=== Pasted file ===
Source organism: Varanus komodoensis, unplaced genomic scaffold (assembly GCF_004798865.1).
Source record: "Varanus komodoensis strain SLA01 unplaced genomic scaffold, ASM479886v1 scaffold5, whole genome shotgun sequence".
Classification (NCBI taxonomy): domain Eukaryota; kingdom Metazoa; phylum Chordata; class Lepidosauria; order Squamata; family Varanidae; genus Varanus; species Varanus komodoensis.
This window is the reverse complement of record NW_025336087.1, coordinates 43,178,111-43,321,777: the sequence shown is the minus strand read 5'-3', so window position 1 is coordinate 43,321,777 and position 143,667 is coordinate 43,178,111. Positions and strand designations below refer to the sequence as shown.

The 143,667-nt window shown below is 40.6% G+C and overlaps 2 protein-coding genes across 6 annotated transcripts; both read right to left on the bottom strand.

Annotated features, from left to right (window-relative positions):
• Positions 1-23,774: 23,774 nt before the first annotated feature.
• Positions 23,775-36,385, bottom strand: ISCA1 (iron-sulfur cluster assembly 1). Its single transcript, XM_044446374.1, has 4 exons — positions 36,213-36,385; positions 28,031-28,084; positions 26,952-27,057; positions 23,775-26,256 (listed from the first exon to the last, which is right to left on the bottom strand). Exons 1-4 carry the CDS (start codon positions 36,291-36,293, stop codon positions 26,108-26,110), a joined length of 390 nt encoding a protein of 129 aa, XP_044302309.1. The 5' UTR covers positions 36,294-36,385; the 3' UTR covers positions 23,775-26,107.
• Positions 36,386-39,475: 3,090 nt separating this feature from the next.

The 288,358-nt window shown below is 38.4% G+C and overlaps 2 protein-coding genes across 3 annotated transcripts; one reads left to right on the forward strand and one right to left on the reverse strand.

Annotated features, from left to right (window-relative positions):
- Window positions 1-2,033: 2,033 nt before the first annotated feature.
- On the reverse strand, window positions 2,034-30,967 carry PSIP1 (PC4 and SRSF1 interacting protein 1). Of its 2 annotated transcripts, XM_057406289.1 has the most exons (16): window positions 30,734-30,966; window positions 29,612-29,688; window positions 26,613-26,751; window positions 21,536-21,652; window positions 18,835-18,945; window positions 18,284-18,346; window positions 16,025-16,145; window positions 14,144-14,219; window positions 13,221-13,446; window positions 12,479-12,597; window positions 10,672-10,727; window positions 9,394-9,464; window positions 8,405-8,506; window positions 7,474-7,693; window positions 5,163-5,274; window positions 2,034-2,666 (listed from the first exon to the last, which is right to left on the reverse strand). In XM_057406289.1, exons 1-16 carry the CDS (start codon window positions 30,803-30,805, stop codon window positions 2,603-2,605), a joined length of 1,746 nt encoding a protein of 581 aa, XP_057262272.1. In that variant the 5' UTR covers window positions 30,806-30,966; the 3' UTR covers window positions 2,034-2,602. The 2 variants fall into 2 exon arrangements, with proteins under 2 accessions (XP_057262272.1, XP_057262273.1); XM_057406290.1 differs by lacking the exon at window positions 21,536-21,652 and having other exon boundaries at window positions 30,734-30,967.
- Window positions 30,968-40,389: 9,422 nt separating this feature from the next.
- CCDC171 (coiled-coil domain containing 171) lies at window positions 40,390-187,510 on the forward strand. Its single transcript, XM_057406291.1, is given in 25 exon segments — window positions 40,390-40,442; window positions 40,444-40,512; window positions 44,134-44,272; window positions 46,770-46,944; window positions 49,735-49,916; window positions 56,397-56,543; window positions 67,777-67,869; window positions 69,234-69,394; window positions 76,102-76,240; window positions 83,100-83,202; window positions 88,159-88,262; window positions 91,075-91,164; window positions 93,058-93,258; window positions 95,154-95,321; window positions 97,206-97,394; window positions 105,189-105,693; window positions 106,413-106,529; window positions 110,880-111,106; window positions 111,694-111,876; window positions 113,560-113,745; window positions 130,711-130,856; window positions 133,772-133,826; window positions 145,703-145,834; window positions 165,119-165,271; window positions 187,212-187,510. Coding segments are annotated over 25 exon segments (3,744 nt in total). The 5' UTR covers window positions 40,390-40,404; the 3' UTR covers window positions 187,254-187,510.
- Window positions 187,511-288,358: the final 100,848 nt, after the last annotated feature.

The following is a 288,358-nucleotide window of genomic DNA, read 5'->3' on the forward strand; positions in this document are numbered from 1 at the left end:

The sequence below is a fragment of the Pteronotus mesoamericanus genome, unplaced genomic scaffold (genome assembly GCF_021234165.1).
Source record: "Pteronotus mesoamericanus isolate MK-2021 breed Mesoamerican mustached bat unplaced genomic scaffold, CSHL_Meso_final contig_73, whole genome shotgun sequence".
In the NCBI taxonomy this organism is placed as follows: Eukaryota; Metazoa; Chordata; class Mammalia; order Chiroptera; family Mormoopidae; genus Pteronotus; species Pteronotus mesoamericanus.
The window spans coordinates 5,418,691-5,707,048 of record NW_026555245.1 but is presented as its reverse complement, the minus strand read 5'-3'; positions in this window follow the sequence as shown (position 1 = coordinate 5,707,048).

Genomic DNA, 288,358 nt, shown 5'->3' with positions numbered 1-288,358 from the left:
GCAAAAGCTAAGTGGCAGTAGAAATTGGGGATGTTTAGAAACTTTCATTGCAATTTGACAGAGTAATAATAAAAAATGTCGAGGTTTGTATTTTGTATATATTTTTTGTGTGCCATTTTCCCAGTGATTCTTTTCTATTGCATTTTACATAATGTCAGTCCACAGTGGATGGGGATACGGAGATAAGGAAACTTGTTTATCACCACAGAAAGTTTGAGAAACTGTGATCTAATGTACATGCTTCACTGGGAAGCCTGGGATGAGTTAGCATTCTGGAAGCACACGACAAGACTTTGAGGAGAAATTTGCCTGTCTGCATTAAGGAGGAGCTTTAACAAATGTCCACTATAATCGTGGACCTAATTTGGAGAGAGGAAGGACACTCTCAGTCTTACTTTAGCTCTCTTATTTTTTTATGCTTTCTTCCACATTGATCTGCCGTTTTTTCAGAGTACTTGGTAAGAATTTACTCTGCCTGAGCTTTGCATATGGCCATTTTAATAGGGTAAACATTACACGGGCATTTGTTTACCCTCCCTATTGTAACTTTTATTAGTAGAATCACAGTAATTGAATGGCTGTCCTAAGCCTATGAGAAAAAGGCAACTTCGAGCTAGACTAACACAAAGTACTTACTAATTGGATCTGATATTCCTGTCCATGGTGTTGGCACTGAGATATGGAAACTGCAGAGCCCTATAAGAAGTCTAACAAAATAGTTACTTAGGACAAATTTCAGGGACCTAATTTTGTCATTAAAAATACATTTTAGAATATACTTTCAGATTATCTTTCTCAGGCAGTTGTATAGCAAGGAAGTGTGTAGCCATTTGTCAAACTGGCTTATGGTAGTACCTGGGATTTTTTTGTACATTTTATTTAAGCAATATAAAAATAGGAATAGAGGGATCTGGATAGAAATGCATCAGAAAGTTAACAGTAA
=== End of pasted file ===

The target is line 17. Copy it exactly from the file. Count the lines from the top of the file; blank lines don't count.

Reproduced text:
The following is a 288,358-nucleotide window of genomic DNA, read 5'->3' on the forward strand; positions in this document are numbered from 1 at the left end: